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Oct 28, 2012 05:53 AM

Your business lunch etiquette?

I want to know what Chowhounds business lunch tips are. Personally, I always try to order something on the heavy side that involes minimal attention to eat gracefully. This means I often order a risotto, so that if I end up only eating a third of the dish - I leave feeling full. Also as the dish is typically a lighter color the chances for embarrassing stains or visible food in my teeth is reduced. I'm also in a professional environment where alcohol is often ordered, so I like to be eating enough where I'm not at risk of getting tipsy.

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  1. Mid-day drinking is a risky proposition. The days of the Don Draper 3-martini lunches are long behind us, I would hope. So unless you are interviewing for a position as a sommelier, and protocol requires alcohol, order something with lots of ice, and sip it slowly. You are wise to avoid the messy stuff - spaghetti with the inevitable projectile sauce, soups, etc.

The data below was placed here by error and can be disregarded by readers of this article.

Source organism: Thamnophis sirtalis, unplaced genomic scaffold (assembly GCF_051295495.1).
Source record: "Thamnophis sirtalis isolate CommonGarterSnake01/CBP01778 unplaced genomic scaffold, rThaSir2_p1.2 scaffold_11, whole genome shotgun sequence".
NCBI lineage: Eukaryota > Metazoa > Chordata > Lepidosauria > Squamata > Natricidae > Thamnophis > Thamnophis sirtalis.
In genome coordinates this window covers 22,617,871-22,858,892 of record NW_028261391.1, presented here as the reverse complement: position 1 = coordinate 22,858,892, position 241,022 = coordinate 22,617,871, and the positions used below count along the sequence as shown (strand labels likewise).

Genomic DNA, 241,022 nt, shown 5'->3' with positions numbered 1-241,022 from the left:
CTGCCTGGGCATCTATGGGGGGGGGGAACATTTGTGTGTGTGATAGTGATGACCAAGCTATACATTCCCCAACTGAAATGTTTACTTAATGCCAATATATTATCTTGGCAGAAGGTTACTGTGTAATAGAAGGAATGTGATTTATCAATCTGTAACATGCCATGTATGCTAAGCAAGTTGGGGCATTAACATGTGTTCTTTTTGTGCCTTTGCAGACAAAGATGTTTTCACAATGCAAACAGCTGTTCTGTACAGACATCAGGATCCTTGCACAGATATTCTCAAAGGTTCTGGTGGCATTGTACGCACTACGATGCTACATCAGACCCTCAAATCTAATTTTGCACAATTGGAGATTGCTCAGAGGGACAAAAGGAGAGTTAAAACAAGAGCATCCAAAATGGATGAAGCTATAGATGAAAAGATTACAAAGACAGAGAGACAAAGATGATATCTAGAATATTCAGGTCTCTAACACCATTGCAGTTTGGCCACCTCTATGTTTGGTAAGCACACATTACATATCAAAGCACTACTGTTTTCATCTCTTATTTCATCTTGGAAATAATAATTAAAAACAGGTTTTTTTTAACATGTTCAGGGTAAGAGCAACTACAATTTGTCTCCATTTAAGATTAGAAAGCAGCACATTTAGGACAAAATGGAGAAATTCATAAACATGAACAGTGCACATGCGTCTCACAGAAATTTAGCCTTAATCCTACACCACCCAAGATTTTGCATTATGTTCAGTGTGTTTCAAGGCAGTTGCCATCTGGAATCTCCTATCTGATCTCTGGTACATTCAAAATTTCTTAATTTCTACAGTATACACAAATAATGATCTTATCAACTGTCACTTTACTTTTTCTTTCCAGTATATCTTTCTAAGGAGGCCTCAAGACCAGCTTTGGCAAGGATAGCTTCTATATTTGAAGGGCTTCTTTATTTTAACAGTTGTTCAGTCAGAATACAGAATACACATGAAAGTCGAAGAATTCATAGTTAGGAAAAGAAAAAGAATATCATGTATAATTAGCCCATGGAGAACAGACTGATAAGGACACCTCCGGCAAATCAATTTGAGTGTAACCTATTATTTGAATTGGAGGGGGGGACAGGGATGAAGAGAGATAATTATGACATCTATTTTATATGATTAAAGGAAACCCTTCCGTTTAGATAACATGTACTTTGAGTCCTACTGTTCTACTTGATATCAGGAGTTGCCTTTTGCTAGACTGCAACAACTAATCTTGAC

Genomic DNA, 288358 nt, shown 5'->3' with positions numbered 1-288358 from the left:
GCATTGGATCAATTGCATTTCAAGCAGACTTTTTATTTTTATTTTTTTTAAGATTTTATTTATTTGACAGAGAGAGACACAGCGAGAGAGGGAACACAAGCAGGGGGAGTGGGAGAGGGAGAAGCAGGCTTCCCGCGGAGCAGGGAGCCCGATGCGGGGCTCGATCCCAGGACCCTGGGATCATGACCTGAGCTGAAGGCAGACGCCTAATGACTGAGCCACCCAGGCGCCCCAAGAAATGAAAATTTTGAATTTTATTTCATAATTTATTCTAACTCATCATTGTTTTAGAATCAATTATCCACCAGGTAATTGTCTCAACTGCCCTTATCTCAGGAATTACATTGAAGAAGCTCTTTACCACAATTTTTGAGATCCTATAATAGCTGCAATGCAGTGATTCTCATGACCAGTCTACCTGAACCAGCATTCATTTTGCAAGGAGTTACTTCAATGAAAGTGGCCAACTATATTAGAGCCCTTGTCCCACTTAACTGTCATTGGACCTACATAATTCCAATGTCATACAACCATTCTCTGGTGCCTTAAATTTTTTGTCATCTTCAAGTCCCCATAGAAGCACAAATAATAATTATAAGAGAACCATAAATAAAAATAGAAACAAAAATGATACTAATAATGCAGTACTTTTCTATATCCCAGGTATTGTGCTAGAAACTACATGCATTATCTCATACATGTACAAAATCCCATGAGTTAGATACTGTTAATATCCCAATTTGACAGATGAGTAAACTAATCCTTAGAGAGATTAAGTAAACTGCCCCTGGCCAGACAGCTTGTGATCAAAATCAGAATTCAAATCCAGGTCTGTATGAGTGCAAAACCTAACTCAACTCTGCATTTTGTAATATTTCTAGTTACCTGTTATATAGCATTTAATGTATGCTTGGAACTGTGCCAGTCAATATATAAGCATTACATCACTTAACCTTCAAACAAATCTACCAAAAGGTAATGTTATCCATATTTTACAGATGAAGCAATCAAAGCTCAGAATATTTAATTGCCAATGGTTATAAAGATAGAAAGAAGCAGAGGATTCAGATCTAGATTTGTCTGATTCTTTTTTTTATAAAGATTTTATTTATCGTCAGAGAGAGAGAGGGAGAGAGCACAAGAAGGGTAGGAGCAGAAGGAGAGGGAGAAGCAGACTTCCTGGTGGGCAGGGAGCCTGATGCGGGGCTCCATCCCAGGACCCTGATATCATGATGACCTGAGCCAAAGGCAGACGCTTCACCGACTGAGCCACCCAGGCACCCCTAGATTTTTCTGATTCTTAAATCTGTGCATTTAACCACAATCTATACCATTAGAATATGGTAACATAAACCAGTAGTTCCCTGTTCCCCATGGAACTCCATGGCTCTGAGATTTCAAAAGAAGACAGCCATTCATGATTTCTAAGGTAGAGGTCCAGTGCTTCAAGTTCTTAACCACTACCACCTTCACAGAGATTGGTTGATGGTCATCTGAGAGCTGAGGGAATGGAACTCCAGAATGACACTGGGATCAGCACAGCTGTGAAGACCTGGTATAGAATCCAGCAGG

Back in the last century (the ancient dark days of the 1980s) there was a school of thought at one of the big corporations that the final job interview was always over lunch. The applicant was observed more closely than they might think ... if he/she salted their food before tasting it, they were considered judgemental .... This was not MY assessment/experience; just passing it along...

    6 Replies
    1. re: Cheflambo

      <The days of the Don Draper 3-martini lunches are long behind us >

      That, Cheflambo, depends on the city and the industry you're talking about. I could easily walk into a well-known power-lunch restaurant where I live and find quite the opposite.

      1. re: latindancer